Everybody’s talking about machine learning and artificial intelligence right now, but the real conversation needs to be about how to move business processes based on these techniques through proofs of concept and into production. To do that requires two things: a proper understanding of the right techniques and tools and an ability to build an operational solution that works within the organisation’s existing IT environment.
Until this month, Brooklyn-based research and advisory company Fast Forward Labs sat firmly in the first of these boxes. “We aim to be publishing research six months to two years ahead of when specialist technology will be useful in a deployable solution,” explained founder and data scientist Hilary Mason in a phone call with DataIQ from Helsinki, where she was due to speak to a telco conference about how networks can drive more value from their high-volume data assets.
What changed in September was the acquisition of her business by machine learning, analytics and data management vendor Cloudera. “It is a natural fit because of their ability to build and deploy solutions for the data of today and the data of the future,” explained Mason. It also means that her consultancy now has the platform onto which clients can migrate machine learning models once they have demonstrated their potential.
While Mason says that, “we are going to continue the slow, linear growth we have been doing since 2014,” there is no doubting that the ML and AI space has hotted up this year. Like big data back in 2012, it is fast becoming a must-have among companies wanting to deploy some disruptive technology and a must-do for data scientists who see it as a chance to prove their mettle.
Mason is more cautious about the potential. “The media coverage gets quite frightening and rarely focuses on the reality. It sees AI as a magic box that absolves companies of their responsibilities,” she said. Initiatives like the UK’s Data Ethics Committee, due to launch this Autumn, are part of efforts to set boundaries around what machines are set up to do and who is liable for what they end up doing.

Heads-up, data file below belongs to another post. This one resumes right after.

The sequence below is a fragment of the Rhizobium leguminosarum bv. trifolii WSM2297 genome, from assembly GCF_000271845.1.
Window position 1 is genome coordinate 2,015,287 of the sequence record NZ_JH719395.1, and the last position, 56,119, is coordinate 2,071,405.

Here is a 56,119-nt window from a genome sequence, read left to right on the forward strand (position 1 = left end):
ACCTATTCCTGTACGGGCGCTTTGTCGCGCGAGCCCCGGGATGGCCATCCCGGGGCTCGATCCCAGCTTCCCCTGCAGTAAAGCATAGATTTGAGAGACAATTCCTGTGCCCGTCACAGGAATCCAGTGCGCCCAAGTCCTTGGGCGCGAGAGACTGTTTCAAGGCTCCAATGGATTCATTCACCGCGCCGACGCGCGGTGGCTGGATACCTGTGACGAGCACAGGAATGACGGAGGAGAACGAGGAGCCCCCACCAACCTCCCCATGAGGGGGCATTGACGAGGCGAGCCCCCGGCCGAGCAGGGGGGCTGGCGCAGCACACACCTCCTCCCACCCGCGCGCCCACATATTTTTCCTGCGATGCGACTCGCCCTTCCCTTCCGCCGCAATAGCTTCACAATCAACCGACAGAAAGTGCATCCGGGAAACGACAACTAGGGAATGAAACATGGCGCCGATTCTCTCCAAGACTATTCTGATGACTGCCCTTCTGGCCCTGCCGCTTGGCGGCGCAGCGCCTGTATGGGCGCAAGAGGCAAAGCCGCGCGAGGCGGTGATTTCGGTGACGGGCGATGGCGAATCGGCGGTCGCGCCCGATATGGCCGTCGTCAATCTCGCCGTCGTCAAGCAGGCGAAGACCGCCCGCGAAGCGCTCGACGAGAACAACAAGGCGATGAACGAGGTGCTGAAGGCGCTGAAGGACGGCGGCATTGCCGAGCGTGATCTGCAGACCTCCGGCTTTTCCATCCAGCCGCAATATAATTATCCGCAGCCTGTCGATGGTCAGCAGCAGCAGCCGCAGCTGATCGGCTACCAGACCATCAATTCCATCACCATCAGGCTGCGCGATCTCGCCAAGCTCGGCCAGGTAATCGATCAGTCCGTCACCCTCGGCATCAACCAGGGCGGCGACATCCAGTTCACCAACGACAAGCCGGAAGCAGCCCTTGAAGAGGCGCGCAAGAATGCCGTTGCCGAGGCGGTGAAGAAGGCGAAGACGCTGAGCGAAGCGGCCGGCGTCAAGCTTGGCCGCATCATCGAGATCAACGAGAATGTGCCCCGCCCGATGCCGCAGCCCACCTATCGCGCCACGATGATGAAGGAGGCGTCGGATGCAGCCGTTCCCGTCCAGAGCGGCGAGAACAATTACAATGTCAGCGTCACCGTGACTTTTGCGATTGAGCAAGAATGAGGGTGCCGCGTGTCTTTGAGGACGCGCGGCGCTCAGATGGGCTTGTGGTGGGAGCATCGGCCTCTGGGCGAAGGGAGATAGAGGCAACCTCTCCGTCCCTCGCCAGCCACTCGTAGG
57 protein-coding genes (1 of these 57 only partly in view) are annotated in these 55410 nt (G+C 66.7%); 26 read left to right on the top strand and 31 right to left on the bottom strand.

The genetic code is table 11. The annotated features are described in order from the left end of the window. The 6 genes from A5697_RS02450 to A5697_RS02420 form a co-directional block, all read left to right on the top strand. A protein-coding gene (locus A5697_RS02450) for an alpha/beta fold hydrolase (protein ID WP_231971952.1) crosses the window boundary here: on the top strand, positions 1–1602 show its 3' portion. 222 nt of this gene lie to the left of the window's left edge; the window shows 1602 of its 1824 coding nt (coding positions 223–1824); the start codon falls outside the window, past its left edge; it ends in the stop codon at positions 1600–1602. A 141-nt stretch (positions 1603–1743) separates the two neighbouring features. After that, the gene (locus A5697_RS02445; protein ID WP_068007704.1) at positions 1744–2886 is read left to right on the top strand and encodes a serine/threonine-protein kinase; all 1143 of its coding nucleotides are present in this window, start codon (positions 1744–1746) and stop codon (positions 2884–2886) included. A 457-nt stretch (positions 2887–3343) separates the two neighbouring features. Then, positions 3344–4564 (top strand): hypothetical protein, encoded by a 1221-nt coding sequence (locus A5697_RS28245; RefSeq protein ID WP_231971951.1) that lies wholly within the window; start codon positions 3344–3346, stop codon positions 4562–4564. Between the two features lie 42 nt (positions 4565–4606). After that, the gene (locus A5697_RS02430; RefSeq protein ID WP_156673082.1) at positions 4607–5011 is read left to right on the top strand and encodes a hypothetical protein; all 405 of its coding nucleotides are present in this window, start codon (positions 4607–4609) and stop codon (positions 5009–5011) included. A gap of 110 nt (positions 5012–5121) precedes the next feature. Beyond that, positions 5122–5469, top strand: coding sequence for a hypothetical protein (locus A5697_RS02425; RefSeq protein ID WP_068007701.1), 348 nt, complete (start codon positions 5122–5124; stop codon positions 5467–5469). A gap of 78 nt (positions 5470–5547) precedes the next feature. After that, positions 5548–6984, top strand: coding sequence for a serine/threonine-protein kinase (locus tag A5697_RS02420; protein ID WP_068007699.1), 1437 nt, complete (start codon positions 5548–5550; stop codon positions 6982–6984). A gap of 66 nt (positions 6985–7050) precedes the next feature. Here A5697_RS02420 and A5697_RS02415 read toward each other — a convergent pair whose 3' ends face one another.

“This is the beginning of a movement and a change in the way people think about data-driven product development.”
Understanding how these new techniques and tools will impact on business - and their employees, as well as society more broadly - is not easy because of the scientific nature of the practice. “It is not like software engineering where you know the thing you are setting out to build and that it is possible before you start, even if you don’t know how it will turn out. With machine learning, you don’t know if it is possible to build a product. It is much more of a risk than software engineering and that is what people are getting nervous about,” explained Mason.
By integrating her research and advisory business with a proven technology provider, the issue of how to put ML models into production at least becomes more straightforward, since the engineers can be involved with the scientists from the outset. It may also help companies to identify where the true value is to be derived without the risk of giving away their IP, one of the key issues which has emerged around the Google Deep Mind and Royal Free data sharing.
“Data is the core of a business. I would never advise a company to give it away. But we are seeing cases where a vendor says it will take the data, build something from it and then want to keep the data,” she warned.
For now, the new Cloudera Fast Forward Labs finds itself in a hot spot from where it is well placed to advise clients on creating value without losing an asset, while also improving their chances of successful ML and AI delivery. As Mason said: “We are in an exciting place with machine learning - people are recognising its value now, which was not the case five years ago. This is the beginning of a movement and a change in the way people think about data-driven product development.”